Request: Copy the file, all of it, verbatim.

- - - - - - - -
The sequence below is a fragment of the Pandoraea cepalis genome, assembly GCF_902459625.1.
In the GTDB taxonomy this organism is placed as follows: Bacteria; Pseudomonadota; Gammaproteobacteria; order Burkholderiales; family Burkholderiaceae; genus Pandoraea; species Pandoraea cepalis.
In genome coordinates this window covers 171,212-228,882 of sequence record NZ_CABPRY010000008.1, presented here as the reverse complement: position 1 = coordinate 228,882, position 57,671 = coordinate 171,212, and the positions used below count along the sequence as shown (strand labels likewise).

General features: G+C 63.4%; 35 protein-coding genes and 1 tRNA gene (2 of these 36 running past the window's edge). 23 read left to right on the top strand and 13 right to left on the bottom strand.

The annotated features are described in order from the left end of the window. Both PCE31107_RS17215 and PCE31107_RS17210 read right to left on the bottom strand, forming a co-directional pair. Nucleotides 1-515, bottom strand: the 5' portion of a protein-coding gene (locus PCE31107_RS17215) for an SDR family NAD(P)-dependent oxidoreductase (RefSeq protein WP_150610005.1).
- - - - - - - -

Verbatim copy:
The sequence below is a fragment of the Pandoraea cepalis genome, assembly GCF_902459625.1.
In the GTDB taxonomy this organism is placed as follows: Bacteria; Pseudomonadota; Gammaproteobacteria; order Burkholderiales; family Burkholderiaceae; genus Pandoraea; species Pandoraea cepalis.
In genome coordinates this window covers 171,212-228,882 of sequence record NZ_CABPRY010000008.1, presented here as the reverse complement: position 1 = coordinate 228,882, position 57,671 = coordinate 171,212, and the positions used below count along the sequence as shown (strand labels likewise).

General features: G+C 63.4%; 35 protein-coding genes and 1 tRNA gene (2 of these 36 running past the window's edge). 23 read left to right on the top strand and 13 right to left on the bottom strand.

The annotated features are described in order from the left end of the window. Both PCE31107_RS17215 and PCE31107_RS17210 read right to left on the bottom strand, forming a co-directional pair. Nucleotides 1-515, bottom strand: the 5' portion of a protein-coding gene (locus PCE31107_RS17215) for an SDR family NAD(P)-dependent oxidoreductase (RefSeq protein WP_150610005.1).